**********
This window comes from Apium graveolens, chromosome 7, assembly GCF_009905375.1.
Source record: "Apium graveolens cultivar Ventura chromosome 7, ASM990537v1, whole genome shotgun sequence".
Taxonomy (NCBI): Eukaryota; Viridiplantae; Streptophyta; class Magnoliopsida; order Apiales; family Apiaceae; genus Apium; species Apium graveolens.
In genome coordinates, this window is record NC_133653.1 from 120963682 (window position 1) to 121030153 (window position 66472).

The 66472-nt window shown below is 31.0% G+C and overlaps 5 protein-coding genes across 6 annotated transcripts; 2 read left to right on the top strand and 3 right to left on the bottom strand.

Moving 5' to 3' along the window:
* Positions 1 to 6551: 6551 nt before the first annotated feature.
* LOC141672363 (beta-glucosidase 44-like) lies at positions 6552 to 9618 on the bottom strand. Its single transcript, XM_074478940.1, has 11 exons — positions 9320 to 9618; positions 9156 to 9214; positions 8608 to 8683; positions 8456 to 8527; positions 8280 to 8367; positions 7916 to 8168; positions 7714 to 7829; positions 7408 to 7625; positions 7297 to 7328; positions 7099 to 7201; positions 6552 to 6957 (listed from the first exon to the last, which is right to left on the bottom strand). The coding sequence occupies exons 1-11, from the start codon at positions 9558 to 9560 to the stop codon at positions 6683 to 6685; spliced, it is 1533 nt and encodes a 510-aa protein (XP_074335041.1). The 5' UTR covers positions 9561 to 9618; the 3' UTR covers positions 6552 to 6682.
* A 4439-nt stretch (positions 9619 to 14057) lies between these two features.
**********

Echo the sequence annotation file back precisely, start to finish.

This window comes from Apium graveolens, chromosome 7, assembly GCF_009905375.1.
Source record: "Apium graveolens cultivar Ventura chromosome 7, ASM990537v1, whole genome shotgun sequence".
Taxonomy (NCBI): Eukaryota; Viridiplantae; Streptophyta; class Magnoliopsida; order Apiales; family Apiaceae; genus Apium; species Apium graveolens.
In genome coordinates, this window is record NC_133653.1 from 120963682 (window position 1) to 121030153 (window position 66472).

The 66472-nt window shown below is 31.0% G+C and overlaps 5 protein-coding genes across 6 annotated transcripts; 2 read left to right on the top strand and 3 right to left on the bottom strand.

Moving 5' to 3' along the window:
* Positions 1 to 6551: 6551 nt before the first annotated feature.
* LOC141672363 (beta-glucosidase 44-like) lies at positions 6552 to 9618 on the bottom strand. Its single transcript, XM_074478940.1, has 11 exons — positions 9320 to 9618; positions 9156 to 9214; positions 8608 to 8683; positions 8456 to 8527; positions 8280 to 8367; positions 7916 to 8168; positions 7714 to 7829; positions 7408 to 7625; positions 7297 to 7328; positions 7099 to 7201; positions 6552 to 6957 (listed from the first exon to the last, which is right to left on the bottom strand). The coding sequence occupies exons 1-11, from the start codon at positions 9558 to 9560 to the stop codon at positions 6683 to 6685; spliced, it is 1533 nt and encodes a 510-aa protein (XP_074335041.1). The 5' UTR covers positions 9561 to 9618; the 3' UTR covers positions 6552 to 6682.
* A 4439-nt stretch (positions 9619 to 14057) lies between these two features.